“Dames have had to tone down their gags to take in an awareness of what’s going on,” he says, referring to modern “woke” culture. “But dancers are taking more risks. There are more dancers around but possibly less work out there so they have to up their game.

“Everyone gets faster and fitter and so does the competition. Being a great dancer isn’t enough these days, now you have to be able to act and sing too. And the way they dance now is different to 20 years ago; it’s more physical. That’s evolution; dancers keep developing and getting better. He adds: “Choreographing a panto is like doing a musical. But whereas a West End or Broadway musical can take months to prepare, we only get two weeks.”

David reveals that doing panto, even at amateur level, is a great way for youngsters to get into the performing arts:

“Pantomime is the perfect first job because they’re learning all about the theatre and how it works – backstage, onstage, the build-up, how it’s put together. So if they go on to do a musical in the West End they have a full understanding of what the props are, what the entrances and exits are, the whole thing. It’s the perfect production for an audience to watch and for a young dancer to take part in for experience and to learn. I learnt my craft through pantomime.”

Although this will be panto number five for professional ballroom dancer Brendan, he grew up in New Zealand where pantomime isn’t really well known.

He revealed: “There was a learning curve at first. When I saw my first panto, I thought ‘What is all this about?’ for the first 15 minutes. But then you see the magic of it, how the silliness and the spectacle all comes together.

“When you have children of your own – my daughter is coming up to 10 and my son is five – you see them enjoying it, and to be in one now and part of that magic is phenomenal. It’s the job I look forward to most each year now.”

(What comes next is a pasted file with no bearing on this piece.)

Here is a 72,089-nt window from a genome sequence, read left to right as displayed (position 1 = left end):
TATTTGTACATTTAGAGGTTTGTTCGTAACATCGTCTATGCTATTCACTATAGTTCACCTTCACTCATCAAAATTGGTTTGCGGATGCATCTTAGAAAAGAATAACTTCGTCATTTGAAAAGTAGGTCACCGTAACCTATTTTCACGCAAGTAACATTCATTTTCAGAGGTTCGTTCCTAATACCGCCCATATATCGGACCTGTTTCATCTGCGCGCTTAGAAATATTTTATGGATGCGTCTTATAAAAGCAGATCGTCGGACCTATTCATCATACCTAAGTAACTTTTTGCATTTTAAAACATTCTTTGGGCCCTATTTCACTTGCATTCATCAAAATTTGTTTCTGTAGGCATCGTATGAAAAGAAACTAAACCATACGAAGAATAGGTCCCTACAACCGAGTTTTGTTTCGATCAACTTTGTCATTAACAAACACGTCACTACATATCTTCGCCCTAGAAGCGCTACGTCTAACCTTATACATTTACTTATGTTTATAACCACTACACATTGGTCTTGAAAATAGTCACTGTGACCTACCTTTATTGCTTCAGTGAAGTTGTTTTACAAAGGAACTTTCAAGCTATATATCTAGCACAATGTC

Despite the challenges and the need to adapt to changing sensibilities, panto’s days are far from behind it. As Biggins reveals: “I was worried this year about panto because there’s a lot of things going on. Money is short, people are worried about the cost of eating and heating. But we’re actually up from last year. People want to go out and have a good laugh. They don’t want to sit at home and mope. They’re saving up for a great night out, which is what we’ll give them.”

While he might not be quite such a household name as Biggins, professional dame David Rumelle – appearing in his 36th panto this year, Dick Whittington at the Epsom Playhouse – feels just as strongly about the value and sheer joy this 300-year-old British tradition brings, whatever your age.

“Pantomime is a Christmas pudding full of make-believe, magical spectacle and escapism,” he says. “It’s one that audiences new and old can return to time and time again secure in the knowledge that it’s always money well spent – to get away, even if just for a couple of hours, from the harsh reality of these hard times.

“And that’s something we all need right now.”

Long may the old dames reign!